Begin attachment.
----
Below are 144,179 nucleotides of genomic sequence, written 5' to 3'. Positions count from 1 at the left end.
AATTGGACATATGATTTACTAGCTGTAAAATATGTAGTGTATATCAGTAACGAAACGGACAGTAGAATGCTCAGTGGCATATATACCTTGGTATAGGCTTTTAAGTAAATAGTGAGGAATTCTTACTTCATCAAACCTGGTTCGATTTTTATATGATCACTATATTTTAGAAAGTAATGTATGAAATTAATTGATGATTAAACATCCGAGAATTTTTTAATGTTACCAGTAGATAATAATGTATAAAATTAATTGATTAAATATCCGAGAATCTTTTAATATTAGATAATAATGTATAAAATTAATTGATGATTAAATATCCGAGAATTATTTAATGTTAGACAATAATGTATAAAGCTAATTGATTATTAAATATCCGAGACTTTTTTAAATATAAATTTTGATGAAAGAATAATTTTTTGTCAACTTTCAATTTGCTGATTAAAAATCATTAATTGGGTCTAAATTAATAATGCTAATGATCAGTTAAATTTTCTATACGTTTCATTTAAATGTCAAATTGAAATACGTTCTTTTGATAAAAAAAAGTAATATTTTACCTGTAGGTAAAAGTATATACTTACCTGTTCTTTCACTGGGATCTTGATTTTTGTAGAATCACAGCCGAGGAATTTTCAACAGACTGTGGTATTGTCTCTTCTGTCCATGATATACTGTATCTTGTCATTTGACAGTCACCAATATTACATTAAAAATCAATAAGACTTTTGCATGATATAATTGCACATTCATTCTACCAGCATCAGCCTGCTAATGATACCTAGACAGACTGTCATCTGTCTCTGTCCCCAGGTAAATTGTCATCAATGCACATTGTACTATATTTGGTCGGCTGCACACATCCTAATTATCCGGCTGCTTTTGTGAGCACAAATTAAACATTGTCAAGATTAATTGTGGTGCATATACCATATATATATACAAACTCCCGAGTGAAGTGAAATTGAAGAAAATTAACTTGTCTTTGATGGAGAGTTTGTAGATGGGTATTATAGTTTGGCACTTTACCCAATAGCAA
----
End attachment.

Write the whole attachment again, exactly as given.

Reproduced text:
Below are 144,179 nucleotides of genomic sequence, written 5' to 3'. Positions count from 1 at the left end.
AATTGGACATATGATTTACTAGCTGTAAAATATGTAGTGTATATCAGTAACGAAACGGACAGTAGAATGCTCAGTGGCATATATACCTTGGTATAGGCTTTTAAGTAAATAGTGAGGAATTCTTACTTCATCAAACCTGGTTCGATTTTTATATGATCACTATATTTTAGAAAGTAATGTATGAAATTAATTGATGATTAAACATCCGAGAATTTTTTAATGTTACCAGTAGATAATAATGTATAAAATTAATTGATTAAATATCCGAGAATCTTTTAATATTAGATAATAATGTATAAAATTAATTGATGATTAAATATCCGAGAATTATTTAATGTTAGACAATAATGTATAAAGCTAATTGATTATTAAATATCCGAGACTTTTTTAAATATAAATTTTGATGAAAGAATAATTTTTTGTCAACTTTCAATTTGCTGATTAAAAATCATTAATTGGGTCTAAATTAATAATGCTAATGATCAGTTAAATTTTCTATACGTTTCATTTAAATGTCAAATTGAAATACGTTCTTTTGATAAAAAAAAGTAATATTTTACCTGTAGGTAAAAGTATATACTTACCTGTTCTTTCACTGGGATCTTGATTTTTGTAGAATCACAGCCGAGGAATTTTCAACAGACTGTGGTATTGTCTCTTCTGTCCATGATATACTGTATCTTGTCATTTGACAGTCACCAATATTACATTAAAAATCAATAAGACTTTTGCATGATATAATTGCACATTCATTCTACCAGCATCAGCCTGCTAATGATACCTAGACAGACTGTCATCTGTCTCTGTCCCCAGGTAAATTGTCATCAATGCACATTGTACTATATTTGGTCGGCTGCACACATCCTAATTATCCGGCTGCTTTTGTGAGCACAAATTAAACATTGTCAAGATTAATTGTGGTGCATATACCATATATATATACAAACTCCCGAGTGAAGTGAAATTGAAGAAAATTAACTTGTCTTTGATGGAGAGTTTGTAGATGGGTATTATAGTTTGGCACTTTACCCAATAGCAA